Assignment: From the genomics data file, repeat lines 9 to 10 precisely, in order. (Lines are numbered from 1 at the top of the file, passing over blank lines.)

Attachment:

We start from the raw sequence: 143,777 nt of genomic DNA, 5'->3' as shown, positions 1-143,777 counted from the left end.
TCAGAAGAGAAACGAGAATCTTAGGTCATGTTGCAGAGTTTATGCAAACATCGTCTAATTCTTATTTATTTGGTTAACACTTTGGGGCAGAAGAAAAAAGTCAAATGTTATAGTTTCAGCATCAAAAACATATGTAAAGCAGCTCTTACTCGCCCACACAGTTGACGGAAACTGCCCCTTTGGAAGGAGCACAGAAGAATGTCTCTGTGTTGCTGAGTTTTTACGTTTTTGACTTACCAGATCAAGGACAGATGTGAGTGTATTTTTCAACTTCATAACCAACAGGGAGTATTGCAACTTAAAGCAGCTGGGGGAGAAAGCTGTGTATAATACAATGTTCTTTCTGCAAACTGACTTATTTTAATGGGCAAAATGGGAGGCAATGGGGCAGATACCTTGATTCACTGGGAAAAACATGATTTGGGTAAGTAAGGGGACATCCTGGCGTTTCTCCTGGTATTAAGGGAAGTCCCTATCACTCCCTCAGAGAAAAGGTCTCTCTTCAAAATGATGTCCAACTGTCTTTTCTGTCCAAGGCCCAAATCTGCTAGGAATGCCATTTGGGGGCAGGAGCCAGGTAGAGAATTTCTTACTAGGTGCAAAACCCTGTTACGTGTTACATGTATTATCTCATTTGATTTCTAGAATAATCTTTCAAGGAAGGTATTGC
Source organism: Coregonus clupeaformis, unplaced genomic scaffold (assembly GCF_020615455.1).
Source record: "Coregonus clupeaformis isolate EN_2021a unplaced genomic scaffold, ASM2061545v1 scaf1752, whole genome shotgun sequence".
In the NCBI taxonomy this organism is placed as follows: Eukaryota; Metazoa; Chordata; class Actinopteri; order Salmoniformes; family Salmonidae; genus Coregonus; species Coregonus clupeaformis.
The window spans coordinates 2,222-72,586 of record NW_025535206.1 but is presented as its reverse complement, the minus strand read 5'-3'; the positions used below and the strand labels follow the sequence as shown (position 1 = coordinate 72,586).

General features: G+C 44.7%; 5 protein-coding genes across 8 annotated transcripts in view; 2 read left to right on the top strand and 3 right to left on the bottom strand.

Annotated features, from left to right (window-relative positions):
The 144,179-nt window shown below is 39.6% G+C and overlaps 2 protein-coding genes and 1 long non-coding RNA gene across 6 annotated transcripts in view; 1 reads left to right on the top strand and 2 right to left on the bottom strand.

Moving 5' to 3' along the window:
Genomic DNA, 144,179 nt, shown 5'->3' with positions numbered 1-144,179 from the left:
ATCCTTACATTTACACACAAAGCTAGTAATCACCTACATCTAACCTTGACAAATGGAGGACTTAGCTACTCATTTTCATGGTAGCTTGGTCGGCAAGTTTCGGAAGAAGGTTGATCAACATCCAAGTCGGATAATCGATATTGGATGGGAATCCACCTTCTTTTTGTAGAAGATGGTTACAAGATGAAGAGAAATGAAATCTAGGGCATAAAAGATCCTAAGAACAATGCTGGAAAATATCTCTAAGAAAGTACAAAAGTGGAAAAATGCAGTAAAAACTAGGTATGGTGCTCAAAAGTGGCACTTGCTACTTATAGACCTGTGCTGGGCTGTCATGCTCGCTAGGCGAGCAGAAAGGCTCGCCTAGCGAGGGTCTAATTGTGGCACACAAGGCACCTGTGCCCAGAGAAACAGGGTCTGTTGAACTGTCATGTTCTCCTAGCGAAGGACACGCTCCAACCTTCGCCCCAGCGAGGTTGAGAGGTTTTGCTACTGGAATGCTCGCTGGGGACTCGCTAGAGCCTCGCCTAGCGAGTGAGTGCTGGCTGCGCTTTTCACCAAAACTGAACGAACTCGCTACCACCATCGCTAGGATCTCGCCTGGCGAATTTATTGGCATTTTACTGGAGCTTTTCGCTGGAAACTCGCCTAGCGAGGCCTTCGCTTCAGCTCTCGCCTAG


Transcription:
The 144,179-nt window shown below is 39.6% G+C and overlaps 2 protein-coding genes and 1 long non-coding RNA gene across 6 annotated transcripts in view; 1 reads left to right on the top strand and 2 right to left on the bottom strand.

Moving 5' to 3' along the window: